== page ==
Just as the mission of the library program evolves from the school’s mission, the goals of school librarians’ curriculum and teaching evolves from the needs of administrators and classroom teachers. In the 21st-century, these needs are framed by standards such as Common Core State Standards (CCSS) (
School librarians also have the American Association of School Librarians (AASL) Standards for the 21st-Century Learner that serves as a guide for information literacy standards that correlate easily to the CCSS. This correlation is established through an indicators Crosswalk organized by content area and grade level, found on the AASL website (
The task of aligning the library program with standards initiatives is essential work for 21st-century school librarians. Using this context, how can school librarians best position their work at the core of the academic program?
READING COMPREHENSION INSTRUCTION
Even in the 21st Century when transliterate readers are spending more and more time reading electronic texts and engaged in multiple literacies, reading continues to be ranked by many as the number one skill. In March 2012, the Association for Supervision and Curriculum Development dedicated their professional journal, Educational Leadership, to the topic of reading: “Reading: The Core Skill.” As oft-quoted Jacques Barzum wrote, “No subject of study is more important than reading.… All other intellectual powers depend on it” (Schmoker 2006). There seems to be only one consensus in the education field; reading is THE foundational skill for learning.
Before students can effectively use information, they must be able to comprehend what they are reading, viewing, and hearing. If this is accurate, why is the school librarian’s role in reading so often described in terms of reading “promotion” or literature “appreciation” rather than reading “instruction”?
Correlational research in the field of school librarianship has repeatedly supported the supposition that school library programs make a positive impact on student achievement in the area of reading/language arts (Library Research Service 2012). “Research on school librarians and their association with students’ test scores is remarkably consistent in its findings: regardless of how rich or poor a community is, students tend to perform better on reading tests where, and when, their library programs are in the hands of endorsed librarians” (Lance and Hofshire 2012, 9).
FURTHER EVIDENCE FOR BEST PRACTICE
The “Position Statement on the School Librarian’s Role in Reading” notes, “School librarians partner with classroom teachers, specialists and other literacy colleagues to make decisions about reading initiatives and reading comprehension instruction, and to develop all learners’ curiosity in, and intellectual access to, appropriate resources in all formats and media” (AASL 2009). Teaching for “intellectual access” is more than developing appreciation for literature and providing physical access to resources. This responsibility far exceeds expectations for library programs as reading motivators and literacy promoters.
Figure 1 shows that reading comprehension strategies found in language arts standards are aligned with AASL’s Standards for the 21st-Century Learner.
In addition, the manner in which school librarians teach these processes is also suggested by research. Kachel et al. (2011) summarized the research findings of the School Library Impact Studies (Library Research Service 2012) and identified a positive correlation between classroom-library collaboration for instruction and increased student achievement in fifteen out of the twenty-one studies they reviewed. Combined with the research on the school librarian’s positive impact on student achievement in reading, school librarians have research-based evidence to back up their efforts that they make a measurable difference in learning outcomes when they coteach reading comprehension strategies.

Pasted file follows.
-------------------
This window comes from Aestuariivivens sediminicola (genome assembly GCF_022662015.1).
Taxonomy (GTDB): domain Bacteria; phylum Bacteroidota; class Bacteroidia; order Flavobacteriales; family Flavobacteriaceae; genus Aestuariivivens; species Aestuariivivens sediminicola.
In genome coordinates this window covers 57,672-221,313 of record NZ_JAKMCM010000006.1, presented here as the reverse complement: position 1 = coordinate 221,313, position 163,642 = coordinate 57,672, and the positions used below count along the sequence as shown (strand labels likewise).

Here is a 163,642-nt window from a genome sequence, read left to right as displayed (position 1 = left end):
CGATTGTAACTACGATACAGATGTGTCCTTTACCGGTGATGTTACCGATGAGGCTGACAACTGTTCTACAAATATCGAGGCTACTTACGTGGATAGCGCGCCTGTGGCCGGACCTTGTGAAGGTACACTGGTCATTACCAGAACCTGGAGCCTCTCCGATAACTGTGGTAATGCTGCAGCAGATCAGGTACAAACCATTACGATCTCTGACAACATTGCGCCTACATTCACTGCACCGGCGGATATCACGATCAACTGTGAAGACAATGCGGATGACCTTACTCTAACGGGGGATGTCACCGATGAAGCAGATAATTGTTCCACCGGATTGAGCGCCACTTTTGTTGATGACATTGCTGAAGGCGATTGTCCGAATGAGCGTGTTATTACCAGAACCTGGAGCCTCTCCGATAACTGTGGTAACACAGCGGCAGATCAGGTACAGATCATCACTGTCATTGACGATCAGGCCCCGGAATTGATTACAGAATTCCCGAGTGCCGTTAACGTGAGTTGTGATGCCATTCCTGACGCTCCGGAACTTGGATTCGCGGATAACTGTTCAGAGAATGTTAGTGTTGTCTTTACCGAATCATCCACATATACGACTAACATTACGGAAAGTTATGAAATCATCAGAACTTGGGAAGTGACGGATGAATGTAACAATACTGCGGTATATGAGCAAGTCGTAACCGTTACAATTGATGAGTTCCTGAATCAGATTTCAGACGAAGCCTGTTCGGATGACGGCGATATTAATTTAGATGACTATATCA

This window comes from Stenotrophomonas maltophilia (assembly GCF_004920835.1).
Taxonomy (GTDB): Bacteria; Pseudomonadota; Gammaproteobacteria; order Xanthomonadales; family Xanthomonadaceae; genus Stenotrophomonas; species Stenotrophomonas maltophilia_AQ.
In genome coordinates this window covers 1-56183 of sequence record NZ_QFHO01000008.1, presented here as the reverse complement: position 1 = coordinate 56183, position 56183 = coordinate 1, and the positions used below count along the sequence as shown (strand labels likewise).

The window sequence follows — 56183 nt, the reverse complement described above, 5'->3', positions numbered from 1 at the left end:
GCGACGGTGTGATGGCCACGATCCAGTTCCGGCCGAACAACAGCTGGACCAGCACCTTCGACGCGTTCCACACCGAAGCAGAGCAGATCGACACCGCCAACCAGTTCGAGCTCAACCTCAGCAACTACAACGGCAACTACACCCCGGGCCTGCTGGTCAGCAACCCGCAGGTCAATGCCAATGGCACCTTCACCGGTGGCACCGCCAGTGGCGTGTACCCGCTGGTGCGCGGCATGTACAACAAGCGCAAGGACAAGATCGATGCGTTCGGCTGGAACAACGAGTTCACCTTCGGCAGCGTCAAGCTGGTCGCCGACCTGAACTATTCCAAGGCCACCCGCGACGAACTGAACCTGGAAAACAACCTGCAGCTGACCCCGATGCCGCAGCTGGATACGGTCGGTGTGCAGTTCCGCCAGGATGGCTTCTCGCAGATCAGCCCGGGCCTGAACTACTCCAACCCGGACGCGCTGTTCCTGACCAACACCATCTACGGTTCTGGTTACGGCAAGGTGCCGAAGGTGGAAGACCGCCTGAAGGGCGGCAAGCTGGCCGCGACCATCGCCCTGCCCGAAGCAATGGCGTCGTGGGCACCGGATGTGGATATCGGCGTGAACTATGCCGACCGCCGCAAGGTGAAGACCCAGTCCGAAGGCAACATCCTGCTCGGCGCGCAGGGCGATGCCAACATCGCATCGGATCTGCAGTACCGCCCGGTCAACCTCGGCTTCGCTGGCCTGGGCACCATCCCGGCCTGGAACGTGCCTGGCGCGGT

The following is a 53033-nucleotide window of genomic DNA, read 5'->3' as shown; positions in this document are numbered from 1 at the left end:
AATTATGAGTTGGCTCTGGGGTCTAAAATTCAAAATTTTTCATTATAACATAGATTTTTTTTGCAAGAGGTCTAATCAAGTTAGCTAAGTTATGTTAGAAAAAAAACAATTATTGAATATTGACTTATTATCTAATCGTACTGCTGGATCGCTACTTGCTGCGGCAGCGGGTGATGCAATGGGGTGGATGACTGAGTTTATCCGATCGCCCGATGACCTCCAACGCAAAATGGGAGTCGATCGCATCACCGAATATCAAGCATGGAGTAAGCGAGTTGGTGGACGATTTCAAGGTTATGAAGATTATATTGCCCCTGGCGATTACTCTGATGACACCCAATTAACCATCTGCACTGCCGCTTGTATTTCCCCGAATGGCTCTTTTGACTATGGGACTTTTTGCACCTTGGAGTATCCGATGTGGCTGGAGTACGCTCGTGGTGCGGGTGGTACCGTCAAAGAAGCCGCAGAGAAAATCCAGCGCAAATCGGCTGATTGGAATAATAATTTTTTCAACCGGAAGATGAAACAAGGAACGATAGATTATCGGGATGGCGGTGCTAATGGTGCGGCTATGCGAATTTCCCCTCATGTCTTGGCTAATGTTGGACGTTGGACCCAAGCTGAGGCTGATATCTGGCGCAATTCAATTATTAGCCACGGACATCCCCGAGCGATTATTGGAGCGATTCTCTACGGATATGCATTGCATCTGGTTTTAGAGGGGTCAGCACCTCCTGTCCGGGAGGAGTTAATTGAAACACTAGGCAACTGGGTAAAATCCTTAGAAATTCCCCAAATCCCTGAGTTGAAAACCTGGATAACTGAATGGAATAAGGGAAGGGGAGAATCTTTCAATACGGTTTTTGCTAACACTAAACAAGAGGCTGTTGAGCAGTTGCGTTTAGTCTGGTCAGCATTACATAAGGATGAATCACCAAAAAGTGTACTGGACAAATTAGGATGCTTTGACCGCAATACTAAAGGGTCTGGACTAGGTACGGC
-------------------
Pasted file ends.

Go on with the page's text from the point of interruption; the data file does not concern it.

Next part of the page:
The potential benefits for learners and for educators are greater through coteaching. When educators coteach, they develop shared vocabulary, procedures, and processes that support student success. Coteaching between a classroom teacher and a school librarian provides opportunities to collaboratively model and monitor strategies. It means joint responsibility for formative assessments that guide interventions and future instruction. Coteaching can be especially important when new initiatives such as the CCSS are being phased into curriculum and teaching practices. Educators, working together, can clarify new standards and use terms and processes consistently while giving students multiple opportunities in the classroom and in the library to reach mastery.
THE COMMON CORE AND SCHOOL LIBRARIANS
Some have described the pedagogical changes that should result from a movement to the CCSS as moving from a teacher-centered oral education with visual and text-based support (meaning the teacher is doing the text analysis) to a text-based, writer-centered education. This text-based approach, with oral and visual support, requires that learners independently apply strategies to determine how authors position readers to draw conclusions from texts. This is what school librarians have always aspired to do—help learners become independent, effective, and critical users of ideas and information.
The CCSS initiative calls for using literary nonfiction and informational texts in content areas as well as in English language arts. The College and Career Readiness Anchor Standards, cited in the CCSS, use terms associated with reading comprehension and AASL standards indicators.
How can school librarians respond? Rather than attempting to get colleagues to see how school librarians contribute to student learning in terms of “information literacy skills,” AASL standards indicators can be aligned with reading comprehension strategies and CCSS or other state standards in order to demonstrate how learning through the school library program makes a positive impact on student achievement on “their” terms. The bolded words in Figure 2 are points of connection where school librarians can capitalize.Comprehending CCSS vocabulary is critical. Standards and references related to fiction, literary nonfiction, and informational texts are found throughout the CCSS. Traditional library organization supports students and educators in identifying fiction texts. Literary nonfiction, however, presents challenges in the physical space of the Dewey-organized library. Although the term is not used consistently throughout the CCSS, literary nonfiction first gained traction with the National Assessment of Educational Progress (NAEP) Reading Framework (U.S. Department of Education 2009). In the NAEP framework, “literary nonfiction” refers to essays, speeches, autobiographies, and biographies. Even though these texts are informational in content, readers can interact with the narrative style of these genres in ways more closely akin to fiction. In the NAEP’s framework, informational texts are divided into three broad categories: exposition, argumentation and persuasion, and procedural texts that include step-by-step instructions such as science lab directions. These categorizations are found throughout the CCSS. Understanding these terms and being able to identify and teach reading comprehension strategies with these texts in print and online are essential for school librarians as they coteach with colleagues or integrate reading comprehension strategies into their stand-alone library storytimes and lessons.